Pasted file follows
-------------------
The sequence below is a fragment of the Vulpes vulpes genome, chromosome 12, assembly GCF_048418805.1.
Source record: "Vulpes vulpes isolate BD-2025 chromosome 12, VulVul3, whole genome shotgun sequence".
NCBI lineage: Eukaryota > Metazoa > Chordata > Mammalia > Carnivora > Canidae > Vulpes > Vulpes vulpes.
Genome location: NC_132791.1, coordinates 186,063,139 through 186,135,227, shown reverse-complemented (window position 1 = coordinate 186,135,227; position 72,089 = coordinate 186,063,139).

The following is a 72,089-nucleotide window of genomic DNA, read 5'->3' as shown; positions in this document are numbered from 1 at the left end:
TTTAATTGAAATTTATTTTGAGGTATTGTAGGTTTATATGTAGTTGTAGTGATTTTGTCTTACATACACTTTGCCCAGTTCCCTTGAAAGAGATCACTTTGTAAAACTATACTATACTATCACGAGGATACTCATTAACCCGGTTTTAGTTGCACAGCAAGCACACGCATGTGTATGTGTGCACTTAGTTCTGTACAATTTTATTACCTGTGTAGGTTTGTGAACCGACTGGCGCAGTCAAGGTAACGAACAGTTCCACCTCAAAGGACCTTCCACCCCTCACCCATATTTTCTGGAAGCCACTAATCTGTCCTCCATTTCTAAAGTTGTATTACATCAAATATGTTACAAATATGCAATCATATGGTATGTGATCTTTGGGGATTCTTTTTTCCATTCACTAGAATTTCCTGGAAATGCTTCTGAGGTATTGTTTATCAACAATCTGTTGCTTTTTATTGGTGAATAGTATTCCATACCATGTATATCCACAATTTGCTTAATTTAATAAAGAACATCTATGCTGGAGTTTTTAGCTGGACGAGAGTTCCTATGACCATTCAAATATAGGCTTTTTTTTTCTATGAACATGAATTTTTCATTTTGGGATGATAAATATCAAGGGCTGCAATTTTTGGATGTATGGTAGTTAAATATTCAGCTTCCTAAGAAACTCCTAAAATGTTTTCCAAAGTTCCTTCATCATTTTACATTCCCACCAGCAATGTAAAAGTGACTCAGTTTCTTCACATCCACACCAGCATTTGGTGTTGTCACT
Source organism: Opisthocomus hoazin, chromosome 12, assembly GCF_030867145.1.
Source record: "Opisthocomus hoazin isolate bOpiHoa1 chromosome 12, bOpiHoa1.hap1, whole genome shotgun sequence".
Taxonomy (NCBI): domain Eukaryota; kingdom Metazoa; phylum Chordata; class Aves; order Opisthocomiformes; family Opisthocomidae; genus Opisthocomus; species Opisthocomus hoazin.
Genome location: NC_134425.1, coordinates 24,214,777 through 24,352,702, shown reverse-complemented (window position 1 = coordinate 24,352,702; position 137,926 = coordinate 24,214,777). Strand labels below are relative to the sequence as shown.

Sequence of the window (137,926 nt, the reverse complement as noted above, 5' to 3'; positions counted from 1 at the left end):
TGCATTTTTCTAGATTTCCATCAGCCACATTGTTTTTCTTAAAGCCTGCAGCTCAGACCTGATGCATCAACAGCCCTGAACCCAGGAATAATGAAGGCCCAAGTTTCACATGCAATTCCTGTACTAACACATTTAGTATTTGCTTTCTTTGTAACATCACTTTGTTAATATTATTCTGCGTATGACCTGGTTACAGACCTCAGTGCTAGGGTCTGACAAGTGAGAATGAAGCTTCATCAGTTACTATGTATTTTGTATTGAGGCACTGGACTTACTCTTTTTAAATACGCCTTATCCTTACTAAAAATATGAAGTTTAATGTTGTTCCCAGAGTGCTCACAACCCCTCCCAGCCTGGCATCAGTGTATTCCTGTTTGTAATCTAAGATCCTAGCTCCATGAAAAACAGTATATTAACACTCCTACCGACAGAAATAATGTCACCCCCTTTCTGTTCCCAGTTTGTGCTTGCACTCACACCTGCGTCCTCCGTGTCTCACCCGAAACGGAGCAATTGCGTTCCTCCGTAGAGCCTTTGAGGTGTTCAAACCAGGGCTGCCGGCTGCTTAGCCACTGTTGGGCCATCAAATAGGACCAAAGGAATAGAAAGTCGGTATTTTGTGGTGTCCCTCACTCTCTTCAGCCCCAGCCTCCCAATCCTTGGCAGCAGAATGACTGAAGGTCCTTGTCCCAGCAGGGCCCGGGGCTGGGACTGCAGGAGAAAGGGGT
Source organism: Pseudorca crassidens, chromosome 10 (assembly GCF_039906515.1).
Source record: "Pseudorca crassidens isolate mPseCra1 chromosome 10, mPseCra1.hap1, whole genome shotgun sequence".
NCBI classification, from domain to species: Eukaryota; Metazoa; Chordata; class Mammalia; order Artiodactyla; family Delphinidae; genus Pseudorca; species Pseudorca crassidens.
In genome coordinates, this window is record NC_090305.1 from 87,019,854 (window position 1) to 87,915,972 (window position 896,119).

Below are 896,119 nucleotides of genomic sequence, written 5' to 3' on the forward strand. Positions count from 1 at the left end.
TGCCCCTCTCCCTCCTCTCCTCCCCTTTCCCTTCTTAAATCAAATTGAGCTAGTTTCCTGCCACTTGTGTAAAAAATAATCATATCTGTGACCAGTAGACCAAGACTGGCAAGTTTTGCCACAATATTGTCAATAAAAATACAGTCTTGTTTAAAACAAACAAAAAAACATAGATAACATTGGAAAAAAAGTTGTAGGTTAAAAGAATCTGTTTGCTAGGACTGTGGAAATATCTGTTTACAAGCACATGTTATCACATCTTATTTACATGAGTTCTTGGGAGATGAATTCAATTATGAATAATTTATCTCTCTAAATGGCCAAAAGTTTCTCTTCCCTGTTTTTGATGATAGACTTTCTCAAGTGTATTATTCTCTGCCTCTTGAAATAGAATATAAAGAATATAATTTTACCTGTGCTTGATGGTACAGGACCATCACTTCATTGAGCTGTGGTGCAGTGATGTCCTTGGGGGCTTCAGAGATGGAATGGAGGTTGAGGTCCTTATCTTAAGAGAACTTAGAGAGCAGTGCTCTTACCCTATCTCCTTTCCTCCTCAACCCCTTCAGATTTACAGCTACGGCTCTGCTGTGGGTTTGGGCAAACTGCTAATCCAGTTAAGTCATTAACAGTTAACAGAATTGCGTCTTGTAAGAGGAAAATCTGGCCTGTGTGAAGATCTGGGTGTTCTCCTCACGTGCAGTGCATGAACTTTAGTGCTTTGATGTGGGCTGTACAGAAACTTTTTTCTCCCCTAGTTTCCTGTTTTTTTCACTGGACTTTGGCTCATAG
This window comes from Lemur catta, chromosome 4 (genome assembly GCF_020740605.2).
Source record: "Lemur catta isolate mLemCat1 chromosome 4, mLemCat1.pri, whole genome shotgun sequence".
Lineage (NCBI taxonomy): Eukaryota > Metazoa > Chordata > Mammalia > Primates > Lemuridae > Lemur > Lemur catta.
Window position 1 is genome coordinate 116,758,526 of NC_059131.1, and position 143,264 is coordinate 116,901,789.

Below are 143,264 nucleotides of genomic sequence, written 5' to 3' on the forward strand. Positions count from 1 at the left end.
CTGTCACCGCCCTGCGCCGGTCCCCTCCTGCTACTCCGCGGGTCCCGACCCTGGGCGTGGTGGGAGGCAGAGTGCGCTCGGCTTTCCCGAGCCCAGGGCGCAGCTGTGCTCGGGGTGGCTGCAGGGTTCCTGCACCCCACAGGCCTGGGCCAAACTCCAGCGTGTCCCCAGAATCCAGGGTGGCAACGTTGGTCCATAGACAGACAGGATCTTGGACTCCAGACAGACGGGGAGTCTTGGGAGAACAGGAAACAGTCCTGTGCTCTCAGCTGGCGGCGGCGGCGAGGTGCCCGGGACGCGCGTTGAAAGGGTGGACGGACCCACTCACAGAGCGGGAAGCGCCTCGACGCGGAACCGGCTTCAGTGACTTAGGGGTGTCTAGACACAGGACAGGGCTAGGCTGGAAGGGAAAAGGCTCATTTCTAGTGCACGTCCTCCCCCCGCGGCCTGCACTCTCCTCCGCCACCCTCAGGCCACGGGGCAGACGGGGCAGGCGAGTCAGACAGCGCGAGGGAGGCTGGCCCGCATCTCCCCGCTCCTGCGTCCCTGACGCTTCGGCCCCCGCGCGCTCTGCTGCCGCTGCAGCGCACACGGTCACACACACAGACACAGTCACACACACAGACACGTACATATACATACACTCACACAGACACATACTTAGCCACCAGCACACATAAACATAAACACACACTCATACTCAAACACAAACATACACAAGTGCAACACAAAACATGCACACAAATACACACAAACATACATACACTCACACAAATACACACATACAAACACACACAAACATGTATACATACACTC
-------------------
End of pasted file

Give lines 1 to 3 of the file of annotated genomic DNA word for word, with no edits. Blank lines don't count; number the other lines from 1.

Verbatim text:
The sequence below is a fragment of the Vulpes vulpes genome, chromosome 12, assembly GCF_048418805.1.
Source record: "Vulpes vulpes isolate BD-2025 chromosome 12, VulVul3, whole genome shotgun sequence".
NCBI lineage: Eukaryota > Metazoa > Chordata > Mammalia > Carnivora > Canidae > Vulpes > Vulpes vulpes.